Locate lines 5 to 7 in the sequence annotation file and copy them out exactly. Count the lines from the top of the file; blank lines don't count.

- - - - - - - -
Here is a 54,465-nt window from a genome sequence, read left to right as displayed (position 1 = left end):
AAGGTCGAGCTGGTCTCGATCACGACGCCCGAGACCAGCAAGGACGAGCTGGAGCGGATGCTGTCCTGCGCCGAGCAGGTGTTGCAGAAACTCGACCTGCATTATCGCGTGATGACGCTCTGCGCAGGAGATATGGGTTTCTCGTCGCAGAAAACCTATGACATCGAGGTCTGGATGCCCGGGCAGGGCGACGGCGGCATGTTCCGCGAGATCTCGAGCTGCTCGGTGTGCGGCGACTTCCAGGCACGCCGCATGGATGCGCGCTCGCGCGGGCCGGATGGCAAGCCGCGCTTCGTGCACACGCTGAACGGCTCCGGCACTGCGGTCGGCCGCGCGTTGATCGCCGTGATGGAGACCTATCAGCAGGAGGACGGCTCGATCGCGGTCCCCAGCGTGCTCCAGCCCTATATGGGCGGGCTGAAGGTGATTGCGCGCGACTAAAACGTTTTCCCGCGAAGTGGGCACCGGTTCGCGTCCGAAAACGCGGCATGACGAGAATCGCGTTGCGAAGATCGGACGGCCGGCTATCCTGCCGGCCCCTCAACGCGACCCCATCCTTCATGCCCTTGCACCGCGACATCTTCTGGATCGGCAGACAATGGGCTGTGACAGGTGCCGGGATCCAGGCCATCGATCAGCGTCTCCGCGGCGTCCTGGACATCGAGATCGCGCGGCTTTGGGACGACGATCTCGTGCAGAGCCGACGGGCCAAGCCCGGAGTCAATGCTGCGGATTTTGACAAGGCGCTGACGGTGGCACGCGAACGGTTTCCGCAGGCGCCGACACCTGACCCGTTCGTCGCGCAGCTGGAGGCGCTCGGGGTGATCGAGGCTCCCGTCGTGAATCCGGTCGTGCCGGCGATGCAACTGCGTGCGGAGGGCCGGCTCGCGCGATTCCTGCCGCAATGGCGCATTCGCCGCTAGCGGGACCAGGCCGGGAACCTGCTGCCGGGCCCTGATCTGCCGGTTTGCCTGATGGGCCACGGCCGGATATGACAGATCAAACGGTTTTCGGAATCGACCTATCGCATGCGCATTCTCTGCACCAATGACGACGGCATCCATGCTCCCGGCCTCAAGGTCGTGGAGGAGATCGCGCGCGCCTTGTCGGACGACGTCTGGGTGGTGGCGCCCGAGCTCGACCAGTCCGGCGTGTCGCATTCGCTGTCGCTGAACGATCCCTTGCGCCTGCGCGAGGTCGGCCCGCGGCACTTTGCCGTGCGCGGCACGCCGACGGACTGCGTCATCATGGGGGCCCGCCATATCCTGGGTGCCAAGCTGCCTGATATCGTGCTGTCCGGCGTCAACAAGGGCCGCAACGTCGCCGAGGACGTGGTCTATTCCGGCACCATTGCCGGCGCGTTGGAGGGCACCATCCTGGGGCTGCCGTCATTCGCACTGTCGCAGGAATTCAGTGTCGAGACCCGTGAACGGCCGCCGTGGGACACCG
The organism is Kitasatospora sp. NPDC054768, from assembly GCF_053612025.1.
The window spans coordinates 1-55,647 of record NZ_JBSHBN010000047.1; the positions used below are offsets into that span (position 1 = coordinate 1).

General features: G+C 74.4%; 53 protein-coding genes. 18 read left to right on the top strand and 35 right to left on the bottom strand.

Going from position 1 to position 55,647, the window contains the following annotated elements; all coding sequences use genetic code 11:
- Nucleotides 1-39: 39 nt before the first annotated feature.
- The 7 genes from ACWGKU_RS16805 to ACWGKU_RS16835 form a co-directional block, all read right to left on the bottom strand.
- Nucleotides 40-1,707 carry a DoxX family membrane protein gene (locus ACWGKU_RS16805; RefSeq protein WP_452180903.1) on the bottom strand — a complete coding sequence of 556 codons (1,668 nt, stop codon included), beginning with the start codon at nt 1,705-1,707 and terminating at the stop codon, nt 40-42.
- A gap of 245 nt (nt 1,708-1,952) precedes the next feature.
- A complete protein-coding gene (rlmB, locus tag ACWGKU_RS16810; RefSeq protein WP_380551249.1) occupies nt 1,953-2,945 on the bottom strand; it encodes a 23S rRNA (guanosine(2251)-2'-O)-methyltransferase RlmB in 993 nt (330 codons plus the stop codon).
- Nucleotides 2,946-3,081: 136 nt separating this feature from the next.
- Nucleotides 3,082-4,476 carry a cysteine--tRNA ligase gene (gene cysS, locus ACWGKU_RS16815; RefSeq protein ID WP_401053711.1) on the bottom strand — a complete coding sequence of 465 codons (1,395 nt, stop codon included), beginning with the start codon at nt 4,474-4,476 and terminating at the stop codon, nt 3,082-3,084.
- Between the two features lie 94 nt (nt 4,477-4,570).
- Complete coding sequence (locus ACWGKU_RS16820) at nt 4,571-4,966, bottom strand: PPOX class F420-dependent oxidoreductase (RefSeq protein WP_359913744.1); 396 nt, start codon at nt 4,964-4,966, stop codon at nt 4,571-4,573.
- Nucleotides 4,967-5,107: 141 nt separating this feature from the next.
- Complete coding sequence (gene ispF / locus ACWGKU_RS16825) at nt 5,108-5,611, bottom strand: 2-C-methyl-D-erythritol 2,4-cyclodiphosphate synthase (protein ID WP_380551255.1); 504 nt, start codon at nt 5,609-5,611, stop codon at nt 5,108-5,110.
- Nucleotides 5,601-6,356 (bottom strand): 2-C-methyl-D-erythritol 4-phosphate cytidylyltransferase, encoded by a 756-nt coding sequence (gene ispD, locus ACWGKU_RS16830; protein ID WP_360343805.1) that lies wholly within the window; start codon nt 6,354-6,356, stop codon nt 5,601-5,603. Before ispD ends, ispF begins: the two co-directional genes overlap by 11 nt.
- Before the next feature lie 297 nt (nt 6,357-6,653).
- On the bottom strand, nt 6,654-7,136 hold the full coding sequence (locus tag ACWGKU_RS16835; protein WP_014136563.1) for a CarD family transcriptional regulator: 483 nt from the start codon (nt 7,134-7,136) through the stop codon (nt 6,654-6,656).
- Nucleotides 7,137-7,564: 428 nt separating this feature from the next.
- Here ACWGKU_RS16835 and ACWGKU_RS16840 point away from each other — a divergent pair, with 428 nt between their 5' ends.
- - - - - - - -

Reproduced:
General features: G+C 74.4%; 53 protein-coding genes. 18 read left to right on the top strand and 35 right to left on the bottom strand.

Going from position 1 to position 55,647, the window contains the following annotated elements; all coding sequences use genetic code 11:
- Nucleotides 1-39: 39 nt before the first annotated feature.